Life Lines by Dr. Dolittle

Sponsored by the American Physiological Society

Urbanization

Shape-shifting animals adapting to climate change

A recent review of the existing scientific literature found evidence suggesting that warm-blooded animals may be literally shape-shifting to adapt to climate changes. According to Allen’s rule, animals living in warmer climates have larger appendages than those living in cold climates, which helps increase the available surface area for heat loss to the environment. Such heat exchange mechanisms are very important in thermoregulation to avoid retaining excess heat. The authors […]

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Don’t feed the birds: help stop the spread of a deadly illness

The USGS is investigating a mysterious illness that has resulted in numerous reports of sick or dying birds with crusty swollen eyes (even blindness) and neurological effects such as tremors, inability to stand, and lethargy. The majority of affected birds are juvenile. The illness is rather widespread with reports of sick birds in Washington DC, Maryland, Virginia, West Virginia, Kentucky, Delaware, New Jersey, Pennsylvania, Ohio, and Indiana. Since May, diagnostic […]

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Q&A with Dr. Jon Harrison, Meredith Johnson, and Jordan Glass

We recently interviewed Meredith Johnson (graduate student), Jordan Glass (graduate student), and Dr. Jon Harrison from the School of Life Sciences at Arizona State University about the research they presented at the 2021 annual Experimental Biology conference.   Q: You mentioned in one of your presentations that insects have an ‘unusual’ respiratory system. Can you explain how it differs from mammals?  Dr. Harrison: Insects exchange gases through blind-ended air-filled tubes called tracheae. There […]

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Q&A with Anthony J. Basile: Please do not feed the birds? – Effects of an urban diet on mourning doves

We are delighted to share this interview with Evolutionary Biology PhD Candidate, Anthony Basile, MS, NDTR, who is working with Dr. Karen Sweazea at Arizona State University. We asked Anthony about his research that he presented at the 2021 Experimental Biology conference. What made you interested in studying the effects of urbanization on doves? I’m sure everyone reading this has seen a bird walking around with bread or French fries […]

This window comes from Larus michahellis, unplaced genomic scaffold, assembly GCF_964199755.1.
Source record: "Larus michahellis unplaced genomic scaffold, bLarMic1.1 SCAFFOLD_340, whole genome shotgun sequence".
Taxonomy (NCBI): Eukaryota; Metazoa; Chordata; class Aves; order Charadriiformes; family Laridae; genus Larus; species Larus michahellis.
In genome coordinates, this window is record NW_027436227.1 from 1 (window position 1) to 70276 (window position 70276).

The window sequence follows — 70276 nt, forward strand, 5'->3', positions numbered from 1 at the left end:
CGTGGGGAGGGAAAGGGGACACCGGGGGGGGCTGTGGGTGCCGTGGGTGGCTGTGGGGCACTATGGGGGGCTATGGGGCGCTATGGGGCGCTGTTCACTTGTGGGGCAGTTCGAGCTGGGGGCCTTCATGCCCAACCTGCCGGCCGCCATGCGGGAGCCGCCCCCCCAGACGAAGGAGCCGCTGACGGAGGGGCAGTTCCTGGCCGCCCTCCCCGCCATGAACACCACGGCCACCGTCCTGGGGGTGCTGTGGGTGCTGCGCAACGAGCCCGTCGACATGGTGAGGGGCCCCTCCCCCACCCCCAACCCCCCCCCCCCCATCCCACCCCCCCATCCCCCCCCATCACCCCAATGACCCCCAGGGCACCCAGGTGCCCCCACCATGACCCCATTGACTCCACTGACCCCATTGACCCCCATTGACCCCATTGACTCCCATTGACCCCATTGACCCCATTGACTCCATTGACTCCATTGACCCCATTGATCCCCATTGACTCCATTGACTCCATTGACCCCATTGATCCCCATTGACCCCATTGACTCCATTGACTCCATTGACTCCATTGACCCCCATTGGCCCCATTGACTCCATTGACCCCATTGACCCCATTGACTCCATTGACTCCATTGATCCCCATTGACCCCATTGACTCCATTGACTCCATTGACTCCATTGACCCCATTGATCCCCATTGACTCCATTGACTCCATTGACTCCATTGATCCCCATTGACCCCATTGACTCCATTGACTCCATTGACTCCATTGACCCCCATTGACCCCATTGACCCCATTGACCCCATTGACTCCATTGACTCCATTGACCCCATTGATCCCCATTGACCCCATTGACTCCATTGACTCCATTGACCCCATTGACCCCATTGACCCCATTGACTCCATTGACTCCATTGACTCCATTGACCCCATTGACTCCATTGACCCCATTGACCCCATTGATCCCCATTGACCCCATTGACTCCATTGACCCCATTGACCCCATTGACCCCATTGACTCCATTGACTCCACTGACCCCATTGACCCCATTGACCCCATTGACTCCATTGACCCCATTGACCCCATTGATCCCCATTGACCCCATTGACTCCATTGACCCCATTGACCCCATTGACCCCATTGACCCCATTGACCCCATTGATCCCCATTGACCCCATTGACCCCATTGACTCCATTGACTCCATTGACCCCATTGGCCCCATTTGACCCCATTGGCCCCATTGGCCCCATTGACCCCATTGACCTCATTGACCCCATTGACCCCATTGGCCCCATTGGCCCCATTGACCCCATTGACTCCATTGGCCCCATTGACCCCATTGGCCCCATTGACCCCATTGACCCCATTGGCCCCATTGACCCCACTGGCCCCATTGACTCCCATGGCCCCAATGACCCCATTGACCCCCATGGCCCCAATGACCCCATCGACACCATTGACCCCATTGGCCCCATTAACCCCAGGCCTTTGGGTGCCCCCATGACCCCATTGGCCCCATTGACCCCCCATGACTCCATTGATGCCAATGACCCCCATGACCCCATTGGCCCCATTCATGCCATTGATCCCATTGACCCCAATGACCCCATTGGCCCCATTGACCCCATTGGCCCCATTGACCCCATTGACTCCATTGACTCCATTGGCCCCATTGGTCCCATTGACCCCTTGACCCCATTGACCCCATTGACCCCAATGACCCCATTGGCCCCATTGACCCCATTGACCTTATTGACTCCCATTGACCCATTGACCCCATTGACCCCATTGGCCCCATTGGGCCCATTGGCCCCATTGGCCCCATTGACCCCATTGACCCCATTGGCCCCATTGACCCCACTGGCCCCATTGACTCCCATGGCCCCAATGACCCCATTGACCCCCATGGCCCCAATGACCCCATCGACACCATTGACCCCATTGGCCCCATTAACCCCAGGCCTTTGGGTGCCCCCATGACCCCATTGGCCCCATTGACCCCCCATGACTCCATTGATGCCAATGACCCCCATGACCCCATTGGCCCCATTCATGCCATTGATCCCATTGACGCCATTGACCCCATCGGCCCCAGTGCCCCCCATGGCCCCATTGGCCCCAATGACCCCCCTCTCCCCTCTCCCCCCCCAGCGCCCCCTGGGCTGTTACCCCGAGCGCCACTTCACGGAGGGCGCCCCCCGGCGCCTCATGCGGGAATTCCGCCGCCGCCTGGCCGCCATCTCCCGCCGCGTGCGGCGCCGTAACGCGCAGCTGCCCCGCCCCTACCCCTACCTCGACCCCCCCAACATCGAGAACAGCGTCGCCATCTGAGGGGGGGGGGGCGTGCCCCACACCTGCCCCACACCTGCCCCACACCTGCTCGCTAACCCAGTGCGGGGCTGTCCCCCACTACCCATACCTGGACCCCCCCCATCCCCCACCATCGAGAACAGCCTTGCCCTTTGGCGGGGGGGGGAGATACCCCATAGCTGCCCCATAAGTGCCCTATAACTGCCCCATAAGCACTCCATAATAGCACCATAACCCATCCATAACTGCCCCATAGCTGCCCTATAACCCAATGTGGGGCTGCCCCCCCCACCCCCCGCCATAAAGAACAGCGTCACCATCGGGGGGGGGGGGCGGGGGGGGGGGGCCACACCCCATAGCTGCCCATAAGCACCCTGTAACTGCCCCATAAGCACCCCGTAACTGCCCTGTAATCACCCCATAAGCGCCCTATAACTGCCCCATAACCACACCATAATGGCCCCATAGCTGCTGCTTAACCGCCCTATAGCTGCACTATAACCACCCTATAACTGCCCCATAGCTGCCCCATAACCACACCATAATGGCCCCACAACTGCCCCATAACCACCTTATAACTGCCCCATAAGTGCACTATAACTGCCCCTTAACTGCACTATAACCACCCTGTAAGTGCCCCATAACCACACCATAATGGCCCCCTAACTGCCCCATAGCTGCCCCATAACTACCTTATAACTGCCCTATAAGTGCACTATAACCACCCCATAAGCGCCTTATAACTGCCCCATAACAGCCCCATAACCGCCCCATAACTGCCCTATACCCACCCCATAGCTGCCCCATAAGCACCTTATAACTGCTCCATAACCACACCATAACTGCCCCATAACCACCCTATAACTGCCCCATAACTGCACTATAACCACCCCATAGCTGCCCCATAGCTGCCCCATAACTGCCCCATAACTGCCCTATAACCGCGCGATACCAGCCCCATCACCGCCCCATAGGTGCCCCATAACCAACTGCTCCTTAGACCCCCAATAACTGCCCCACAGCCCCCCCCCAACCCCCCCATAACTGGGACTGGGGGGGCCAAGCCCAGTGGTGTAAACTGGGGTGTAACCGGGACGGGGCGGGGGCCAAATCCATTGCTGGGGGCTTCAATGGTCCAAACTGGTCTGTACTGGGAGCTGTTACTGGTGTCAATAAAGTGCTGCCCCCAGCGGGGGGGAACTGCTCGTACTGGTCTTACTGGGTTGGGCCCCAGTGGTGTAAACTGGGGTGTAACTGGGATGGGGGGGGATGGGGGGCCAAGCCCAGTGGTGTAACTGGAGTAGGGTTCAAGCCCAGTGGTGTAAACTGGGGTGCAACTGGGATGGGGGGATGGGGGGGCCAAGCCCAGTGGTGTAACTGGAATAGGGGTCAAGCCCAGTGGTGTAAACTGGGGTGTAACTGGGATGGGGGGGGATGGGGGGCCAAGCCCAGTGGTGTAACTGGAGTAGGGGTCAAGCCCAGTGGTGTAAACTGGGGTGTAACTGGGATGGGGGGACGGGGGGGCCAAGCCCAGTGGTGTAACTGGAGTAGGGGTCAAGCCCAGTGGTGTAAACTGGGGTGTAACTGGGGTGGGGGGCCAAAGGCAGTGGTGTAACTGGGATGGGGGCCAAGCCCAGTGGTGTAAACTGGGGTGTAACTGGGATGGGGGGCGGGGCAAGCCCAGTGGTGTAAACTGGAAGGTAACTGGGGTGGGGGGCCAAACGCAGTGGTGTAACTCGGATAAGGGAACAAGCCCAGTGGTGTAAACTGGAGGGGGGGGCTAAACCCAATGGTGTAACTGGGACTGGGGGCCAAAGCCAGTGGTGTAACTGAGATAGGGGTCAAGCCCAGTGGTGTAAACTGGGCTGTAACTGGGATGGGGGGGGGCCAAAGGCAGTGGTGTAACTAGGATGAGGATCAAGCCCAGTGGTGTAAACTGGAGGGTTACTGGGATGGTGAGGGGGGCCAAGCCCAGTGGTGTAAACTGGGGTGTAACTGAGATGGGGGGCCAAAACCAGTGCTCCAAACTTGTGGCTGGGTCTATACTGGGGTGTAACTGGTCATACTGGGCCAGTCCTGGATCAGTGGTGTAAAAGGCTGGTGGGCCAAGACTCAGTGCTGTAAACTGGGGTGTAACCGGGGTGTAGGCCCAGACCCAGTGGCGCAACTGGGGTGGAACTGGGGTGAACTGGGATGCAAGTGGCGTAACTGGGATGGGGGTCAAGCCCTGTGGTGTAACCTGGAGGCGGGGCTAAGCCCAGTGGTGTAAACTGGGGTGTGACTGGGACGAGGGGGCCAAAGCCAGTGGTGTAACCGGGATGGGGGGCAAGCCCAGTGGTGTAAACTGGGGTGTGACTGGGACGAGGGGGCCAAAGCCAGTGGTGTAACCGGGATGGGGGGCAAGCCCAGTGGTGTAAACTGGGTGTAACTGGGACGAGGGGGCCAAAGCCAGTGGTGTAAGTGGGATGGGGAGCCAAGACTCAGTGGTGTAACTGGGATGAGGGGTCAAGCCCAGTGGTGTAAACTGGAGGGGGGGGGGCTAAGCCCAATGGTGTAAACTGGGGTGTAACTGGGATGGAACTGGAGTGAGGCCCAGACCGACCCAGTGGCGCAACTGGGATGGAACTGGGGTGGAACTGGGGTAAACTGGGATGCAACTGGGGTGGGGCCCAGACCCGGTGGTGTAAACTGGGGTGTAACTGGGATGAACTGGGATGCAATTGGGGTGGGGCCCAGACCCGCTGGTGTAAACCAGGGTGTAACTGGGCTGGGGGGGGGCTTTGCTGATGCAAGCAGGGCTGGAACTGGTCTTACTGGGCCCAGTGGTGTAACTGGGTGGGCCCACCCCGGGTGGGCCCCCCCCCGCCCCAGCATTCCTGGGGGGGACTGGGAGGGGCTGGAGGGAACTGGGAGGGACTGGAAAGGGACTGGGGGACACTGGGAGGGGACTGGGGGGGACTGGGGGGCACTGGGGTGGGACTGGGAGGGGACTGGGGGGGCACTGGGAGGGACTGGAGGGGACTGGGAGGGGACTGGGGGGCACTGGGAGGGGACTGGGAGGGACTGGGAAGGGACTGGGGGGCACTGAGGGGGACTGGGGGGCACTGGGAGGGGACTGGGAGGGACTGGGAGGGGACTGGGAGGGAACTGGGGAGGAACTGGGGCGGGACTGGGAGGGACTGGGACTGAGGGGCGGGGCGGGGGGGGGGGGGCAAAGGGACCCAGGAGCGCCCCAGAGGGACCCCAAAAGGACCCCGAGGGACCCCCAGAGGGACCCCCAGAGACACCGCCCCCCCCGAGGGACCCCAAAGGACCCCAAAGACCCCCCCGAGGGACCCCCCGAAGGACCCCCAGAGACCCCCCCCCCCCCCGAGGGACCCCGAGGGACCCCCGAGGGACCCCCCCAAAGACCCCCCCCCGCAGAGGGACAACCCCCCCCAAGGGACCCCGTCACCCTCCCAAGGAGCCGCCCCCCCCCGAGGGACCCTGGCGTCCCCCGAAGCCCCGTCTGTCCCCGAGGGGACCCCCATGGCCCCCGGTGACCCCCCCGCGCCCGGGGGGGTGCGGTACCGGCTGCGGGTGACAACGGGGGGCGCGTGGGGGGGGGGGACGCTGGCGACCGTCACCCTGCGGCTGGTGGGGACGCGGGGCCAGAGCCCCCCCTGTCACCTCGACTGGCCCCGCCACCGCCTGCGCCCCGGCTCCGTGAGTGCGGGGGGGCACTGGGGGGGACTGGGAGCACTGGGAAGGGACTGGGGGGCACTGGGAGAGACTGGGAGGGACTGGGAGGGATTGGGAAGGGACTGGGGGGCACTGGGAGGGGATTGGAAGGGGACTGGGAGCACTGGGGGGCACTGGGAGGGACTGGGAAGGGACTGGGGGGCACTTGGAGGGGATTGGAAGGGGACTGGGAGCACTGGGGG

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White-footed mice provide clues on the impact of prolonged exposure to light on health

Margaret Newport, graduate student in the laboratory of Dr. Holly Bates at Trent University presented results from her research on the effects of daylength (i.e. photoperiod) on body fat and circadian rhythm in white-footed mice at the 2021 Experimental Biology conference. Both photoperiod (length of daylight) as well as temperature naturally vary with changing seasons and can impact an organism’s physiology. To differentiate between the effects of temperature and photoperiod, the research team […]

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The evolution of sugar addiction

I have been opening Christmas cards and pondering the science of sugar addiction, admittedly while snacking on sugar cookies – ‘tis the season after all! Excess consumption of highly palatable (i.e. quite tasty) foods as well as sedentary lifestyles are thought to be at the root of the current obesity epidemic. In fact, it is thought that as many as 30% of people living in developed countries are either overweight […]

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Live fast, die young

Researchers have long known that smaller animals have higher metabolisms and tend to die younger than larger animals. Think about it – a mouse typically only lives about 2 years whereas an elephant in the wild may live 50-70 years, depending on the species. After studying over 700 species of birds and 540 species of mammals, scientists discovered that migratory animals also live faster (mature and reproduce earlier) and die […]

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The great animal takeover – Recent lockdowns may shed light on the impact of humans on wildlife

The spread of Covid-19 has forced many cities to restrict social gatherings and encourage citizens to stay home. In a new study, published in Nature Ecology & Evolution, researchers have termed this unusual disruption of human movement “anthropause”. This is a unique opportunity to explore the effects of humans on wildlife. Perhaps not surprisingly, some animals seem to be emboldened by the reduction of human interactions and are more frequently […]

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Final highlights from the 2019 Arizona Physiological Society conference

Here are some additional comparative physiology highlights from the 2019 Arizona Physiological Society poster session: Researchers at Arizona State University compared the physiology of Gambel’s quail (Callipepla gambelii) living in urbanized and less developed areas. They found that birds living in more urbanized areas were larger and had more circulating lipids than birds living in areas that were less developed. (A Funk, P Hutton, S Earl, P Deviche, and K Sweazea. […]

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